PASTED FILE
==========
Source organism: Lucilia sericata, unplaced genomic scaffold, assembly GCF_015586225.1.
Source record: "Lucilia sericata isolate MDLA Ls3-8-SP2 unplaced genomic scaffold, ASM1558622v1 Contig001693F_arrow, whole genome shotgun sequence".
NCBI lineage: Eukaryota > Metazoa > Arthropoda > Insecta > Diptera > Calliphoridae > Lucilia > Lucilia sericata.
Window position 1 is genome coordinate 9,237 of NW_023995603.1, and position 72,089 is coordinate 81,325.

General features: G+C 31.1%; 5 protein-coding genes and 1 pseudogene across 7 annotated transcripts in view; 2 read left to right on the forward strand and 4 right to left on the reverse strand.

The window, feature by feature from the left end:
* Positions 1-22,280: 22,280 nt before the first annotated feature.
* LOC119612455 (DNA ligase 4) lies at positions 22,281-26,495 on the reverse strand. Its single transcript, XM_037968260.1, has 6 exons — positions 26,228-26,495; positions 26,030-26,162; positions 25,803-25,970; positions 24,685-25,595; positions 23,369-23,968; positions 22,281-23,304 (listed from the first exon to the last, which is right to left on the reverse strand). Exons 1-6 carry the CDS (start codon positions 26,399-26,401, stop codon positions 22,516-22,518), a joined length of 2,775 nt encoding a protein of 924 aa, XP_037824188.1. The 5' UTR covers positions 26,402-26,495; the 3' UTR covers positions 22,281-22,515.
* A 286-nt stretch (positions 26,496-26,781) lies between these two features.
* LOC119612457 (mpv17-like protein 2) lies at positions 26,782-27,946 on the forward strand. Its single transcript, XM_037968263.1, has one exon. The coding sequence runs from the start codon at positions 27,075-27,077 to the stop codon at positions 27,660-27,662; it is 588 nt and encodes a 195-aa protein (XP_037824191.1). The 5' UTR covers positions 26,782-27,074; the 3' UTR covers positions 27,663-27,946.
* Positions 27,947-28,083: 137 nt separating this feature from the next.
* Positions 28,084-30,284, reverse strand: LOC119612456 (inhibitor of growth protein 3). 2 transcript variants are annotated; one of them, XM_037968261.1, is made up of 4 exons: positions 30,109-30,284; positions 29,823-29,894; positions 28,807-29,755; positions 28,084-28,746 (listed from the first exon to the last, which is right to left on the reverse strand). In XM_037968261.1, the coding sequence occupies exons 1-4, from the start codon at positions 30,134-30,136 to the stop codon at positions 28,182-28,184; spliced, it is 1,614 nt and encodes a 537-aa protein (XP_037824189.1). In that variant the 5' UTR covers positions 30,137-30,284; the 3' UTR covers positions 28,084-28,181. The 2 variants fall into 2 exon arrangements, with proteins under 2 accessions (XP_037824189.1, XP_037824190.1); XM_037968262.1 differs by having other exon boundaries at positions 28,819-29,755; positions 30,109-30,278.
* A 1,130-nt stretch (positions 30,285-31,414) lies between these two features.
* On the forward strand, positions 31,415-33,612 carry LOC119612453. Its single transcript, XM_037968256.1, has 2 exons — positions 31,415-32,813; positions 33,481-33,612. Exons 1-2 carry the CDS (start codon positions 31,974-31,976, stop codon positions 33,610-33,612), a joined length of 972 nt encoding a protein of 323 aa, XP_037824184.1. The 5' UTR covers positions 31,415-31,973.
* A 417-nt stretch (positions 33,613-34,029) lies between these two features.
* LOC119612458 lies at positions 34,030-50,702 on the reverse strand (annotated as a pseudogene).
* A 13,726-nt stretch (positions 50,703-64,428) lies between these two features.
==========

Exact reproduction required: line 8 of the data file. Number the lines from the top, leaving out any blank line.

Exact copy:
* LOC119612455 (DNA ligase 4) lies at positions 22,281-26,495 on the reverse strand. Its single transcript, XM_037968260.1, has 6 exons — positions 26,228-26,495; positions 26,030-26,162; positions 25,803-25,970; positions 24,685-25,595; positions 23,369-23,968; positions 22,281-23,304 (listed from the first exon to the last, which is right to left on the reverse strand). Exons 1-6 carry the CDS (start codon positions 26,399-26,401, stop codon positions 22,516-22,518), a joined length of 2,775 nt encoding a protein of 924 aa, XP_037824188.1. The 5' UTR covers positions 26,402-26,495; the 3' UTR covers positions 22,281-22,515.